Tribunal Criminal Tribunal for the Former Yugoslavia

Page 33061

1 Monday, 18 October 2004

2 [Open session]

3 [The accused entered court]

4 --- Upon commencing at 9.05 a.m.

5 JUDGE ROBINSON: Mr. Kay, we received two filings from you dated

6 the 15th of October. One is an update --

7 MR. KAY: Yes, Your Honour.

8 JUDGE ROBINSON: -- on the witness list and one is the witness list

9 for this week.

10 MR. KAY: Witnesses scheduled for today and tomorrow in the sense

11 that they would take part of tomorrow, are witnesses that require

12 permission from their state German government before they are able to

13 testify in these proceedings. They had originally agreed to be witnesses

14 and then raised this matter a couple of weeks ago, and at that stage we

15 took steps to obtain the relevant permission by using one of the sections

16 of the Registry.

17 Dr. Rohde immediately set afoot the relevant permissions, but we

18 still await them. And one of those witnesses is fairly nearby to this

19 court and is able to get here very quickly, but in view of his position,

20 he has to receive that clearance from his government. And in those

21 circumstances, we're unable to call a witness today, Your Honour.

22 The other German witness is currently in Afghanistan, but the

23 means of getting him here were -- were entrain, and once that relevant

24 permission comes he is able to be contacted and will come to court.

25 In those circumstances, we cannot call any witnesses for the trial

Page 33062

1 today, but it may be an opportunity for the Trial Chamber to deal, in part

2 at least, with some of the issues concerning the attendance of witnesses.

3 We have provided the Trial Chamber with an updated --

4 JUDGE ROBINSON: Before you move on to that, there is Ms. Kanelli

5 and Mr. Spasic. Mr. Spasic was due to testify last week.

6 MR. KAY: Yes.

7 JUDGE ROBINSON: And I think what was outstanding was a report.

8 MR. KAY: A report, and he was going to speak to the other members

9 of his victims association so that they understood entirely what his

10 position was and why he was being asked to give evidence rather than one

11 of the others within the association. We are hoping that arrangements

12 will be able to be made for him to be back here by Wednesday, but as I

13 told the Trial Chamber last week, the circumstance of travel for these

14 people is often very difficult, and there isn't the kind of instantaneous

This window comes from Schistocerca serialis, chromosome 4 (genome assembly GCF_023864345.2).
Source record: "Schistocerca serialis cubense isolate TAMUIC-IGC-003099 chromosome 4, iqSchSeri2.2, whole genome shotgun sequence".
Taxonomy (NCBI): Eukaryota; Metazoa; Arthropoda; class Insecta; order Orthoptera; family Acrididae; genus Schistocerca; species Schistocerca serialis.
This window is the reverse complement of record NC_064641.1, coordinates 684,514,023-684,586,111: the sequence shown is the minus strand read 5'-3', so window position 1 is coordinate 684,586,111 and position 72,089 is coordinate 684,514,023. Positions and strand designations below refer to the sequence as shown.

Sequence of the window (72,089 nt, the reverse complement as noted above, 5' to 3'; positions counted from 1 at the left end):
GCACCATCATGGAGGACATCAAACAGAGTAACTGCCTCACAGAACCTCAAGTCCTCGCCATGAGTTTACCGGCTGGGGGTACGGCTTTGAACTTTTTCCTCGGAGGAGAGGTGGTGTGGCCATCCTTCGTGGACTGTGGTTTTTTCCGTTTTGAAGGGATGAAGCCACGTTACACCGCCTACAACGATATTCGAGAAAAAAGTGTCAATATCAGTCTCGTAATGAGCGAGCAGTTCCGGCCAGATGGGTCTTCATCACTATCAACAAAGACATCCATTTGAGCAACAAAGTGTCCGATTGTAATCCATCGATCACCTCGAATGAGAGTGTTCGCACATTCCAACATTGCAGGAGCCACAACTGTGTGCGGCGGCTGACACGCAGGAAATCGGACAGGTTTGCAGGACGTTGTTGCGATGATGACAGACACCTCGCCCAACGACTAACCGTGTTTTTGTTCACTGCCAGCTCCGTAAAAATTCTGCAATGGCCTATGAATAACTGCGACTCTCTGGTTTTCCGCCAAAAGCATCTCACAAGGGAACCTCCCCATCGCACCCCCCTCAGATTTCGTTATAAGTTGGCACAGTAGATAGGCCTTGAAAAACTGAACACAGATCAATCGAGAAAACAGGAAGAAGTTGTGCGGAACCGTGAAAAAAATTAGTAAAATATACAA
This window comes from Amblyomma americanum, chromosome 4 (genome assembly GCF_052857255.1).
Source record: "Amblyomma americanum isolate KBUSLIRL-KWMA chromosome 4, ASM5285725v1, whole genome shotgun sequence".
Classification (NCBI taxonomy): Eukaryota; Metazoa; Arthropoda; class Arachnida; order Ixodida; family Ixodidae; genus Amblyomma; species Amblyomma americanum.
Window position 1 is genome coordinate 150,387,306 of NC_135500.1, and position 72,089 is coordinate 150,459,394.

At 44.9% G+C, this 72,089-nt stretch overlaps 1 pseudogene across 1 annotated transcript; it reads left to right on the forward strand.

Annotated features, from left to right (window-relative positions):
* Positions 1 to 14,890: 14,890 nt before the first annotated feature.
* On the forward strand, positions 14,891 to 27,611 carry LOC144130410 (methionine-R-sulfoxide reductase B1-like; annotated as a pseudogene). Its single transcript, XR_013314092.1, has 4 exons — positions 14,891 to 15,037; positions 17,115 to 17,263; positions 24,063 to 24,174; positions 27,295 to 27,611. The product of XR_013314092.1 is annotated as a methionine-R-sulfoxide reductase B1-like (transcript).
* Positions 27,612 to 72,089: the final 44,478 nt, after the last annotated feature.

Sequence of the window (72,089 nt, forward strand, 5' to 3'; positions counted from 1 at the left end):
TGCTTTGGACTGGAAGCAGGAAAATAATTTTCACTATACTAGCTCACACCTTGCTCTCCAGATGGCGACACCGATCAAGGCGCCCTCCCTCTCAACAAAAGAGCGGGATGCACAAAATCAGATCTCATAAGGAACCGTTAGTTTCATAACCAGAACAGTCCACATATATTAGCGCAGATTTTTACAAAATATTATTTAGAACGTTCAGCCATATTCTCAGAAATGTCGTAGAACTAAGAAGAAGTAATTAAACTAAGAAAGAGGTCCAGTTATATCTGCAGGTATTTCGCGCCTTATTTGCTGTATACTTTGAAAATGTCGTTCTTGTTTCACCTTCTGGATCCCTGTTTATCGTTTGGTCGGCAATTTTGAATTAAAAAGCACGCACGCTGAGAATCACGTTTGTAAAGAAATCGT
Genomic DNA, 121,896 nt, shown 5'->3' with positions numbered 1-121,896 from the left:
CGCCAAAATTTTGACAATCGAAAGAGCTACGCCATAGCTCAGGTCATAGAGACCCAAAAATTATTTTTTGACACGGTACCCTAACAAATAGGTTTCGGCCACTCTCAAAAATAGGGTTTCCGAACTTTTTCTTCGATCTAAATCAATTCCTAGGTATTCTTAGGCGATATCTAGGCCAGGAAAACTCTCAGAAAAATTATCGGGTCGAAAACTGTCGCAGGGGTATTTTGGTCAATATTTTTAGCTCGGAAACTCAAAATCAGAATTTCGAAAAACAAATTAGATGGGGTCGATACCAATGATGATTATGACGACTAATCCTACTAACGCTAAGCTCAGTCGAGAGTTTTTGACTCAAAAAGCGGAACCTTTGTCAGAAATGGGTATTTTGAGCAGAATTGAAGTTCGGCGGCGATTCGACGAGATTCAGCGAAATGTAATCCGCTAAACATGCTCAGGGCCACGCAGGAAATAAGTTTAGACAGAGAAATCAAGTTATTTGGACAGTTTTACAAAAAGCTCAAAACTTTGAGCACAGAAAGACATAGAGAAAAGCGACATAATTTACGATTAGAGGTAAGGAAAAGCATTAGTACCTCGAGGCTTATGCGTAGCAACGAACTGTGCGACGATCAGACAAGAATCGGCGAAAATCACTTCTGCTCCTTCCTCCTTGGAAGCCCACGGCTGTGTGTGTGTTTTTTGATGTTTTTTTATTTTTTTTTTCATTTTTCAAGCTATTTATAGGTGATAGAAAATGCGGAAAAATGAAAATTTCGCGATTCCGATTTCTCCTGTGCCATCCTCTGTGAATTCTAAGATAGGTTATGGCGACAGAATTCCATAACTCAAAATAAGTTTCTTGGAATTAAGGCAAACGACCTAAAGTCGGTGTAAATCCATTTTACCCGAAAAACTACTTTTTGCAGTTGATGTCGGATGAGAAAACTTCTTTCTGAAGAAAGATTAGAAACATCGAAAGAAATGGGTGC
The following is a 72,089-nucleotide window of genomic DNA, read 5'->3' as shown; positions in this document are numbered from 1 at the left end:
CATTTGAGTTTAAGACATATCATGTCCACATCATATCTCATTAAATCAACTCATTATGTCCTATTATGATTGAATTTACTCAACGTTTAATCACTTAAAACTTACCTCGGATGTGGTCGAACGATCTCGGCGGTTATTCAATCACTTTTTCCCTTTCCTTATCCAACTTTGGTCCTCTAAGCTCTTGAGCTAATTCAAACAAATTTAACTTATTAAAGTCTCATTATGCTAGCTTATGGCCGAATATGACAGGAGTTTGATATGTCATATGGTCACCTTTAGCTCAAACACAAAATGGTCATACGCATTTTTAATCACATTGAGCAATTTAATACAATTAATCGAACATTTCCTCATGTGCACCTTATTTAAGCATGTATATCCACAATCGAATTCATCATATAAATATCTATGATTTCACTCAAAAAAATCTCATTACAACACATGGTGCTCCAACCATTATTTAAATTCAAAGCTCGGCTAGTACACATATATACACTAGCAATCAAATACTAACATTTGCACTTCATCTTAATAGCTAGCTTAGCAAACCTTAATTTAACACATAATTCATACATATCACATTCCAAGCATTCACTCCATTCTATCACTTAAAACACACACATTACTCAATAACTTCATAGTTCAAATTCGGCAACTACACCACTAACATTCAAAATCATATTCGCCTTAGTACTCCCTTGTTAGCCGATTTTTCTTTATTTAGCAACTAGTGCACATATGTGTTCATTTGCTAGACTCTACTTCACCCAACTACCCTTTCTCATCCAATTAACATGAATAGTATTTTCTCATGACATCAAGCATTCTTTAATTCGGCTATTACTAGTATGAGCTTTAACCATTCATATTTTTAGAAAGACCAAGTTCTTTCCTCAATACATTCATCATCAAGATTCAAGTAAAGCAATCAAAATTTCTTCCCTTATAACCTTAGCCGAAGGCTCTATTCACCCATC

15 communication and response that we might hope for and expect as they live

16 in areas where there is some difficulty.

17 Ms. Kanelli arrives in The Hague today, and she will be -- she was

18 scheduled to testify on Wednesday. We will have to see whether she will

19 be prepared to testify tomorrow. She's been interviewed, but she has

20 various commitments - she is a member of parliament - and Ms. Higgins will

21 have to talk to her when she arrives later on today.

22 JUDGE ROBINSON: She will have relevant evidence?

23 MR. KAY: The extent of her evidence, from what I have seen, is

24 not great, and her evidence concerns largely a visit she made to Belgrade

25 during the NATO bombing campaign in the Kosovo phase of the indictment and

Page 33063

1 her personal experiences there. She was on the priority witness list of

2 the accused. The Court will remember that I asked the associate of

3 Mr. Milosevic to provide a priority list, which contained approximately

4 140 names. This witness was on that -- that list, and it may be that they

5 are aware of areas of relevance that we are unaware of. Certainly on

6 first blush from the statement taken by Ms. Higgins, it is not a -- a

7 central feature of the evidence relating to the indictment.

8 JUDGE ROBINSON: Well, I'm sure you will satisfy yourself as to

9 the relevance of her evidence.

10 MR. KAY: Yes. I have to perhaps balance here the interests of

11 the accused, looking at his best interest, and there may be matters that

12 he is aware of that we have been unable to divine in relation to her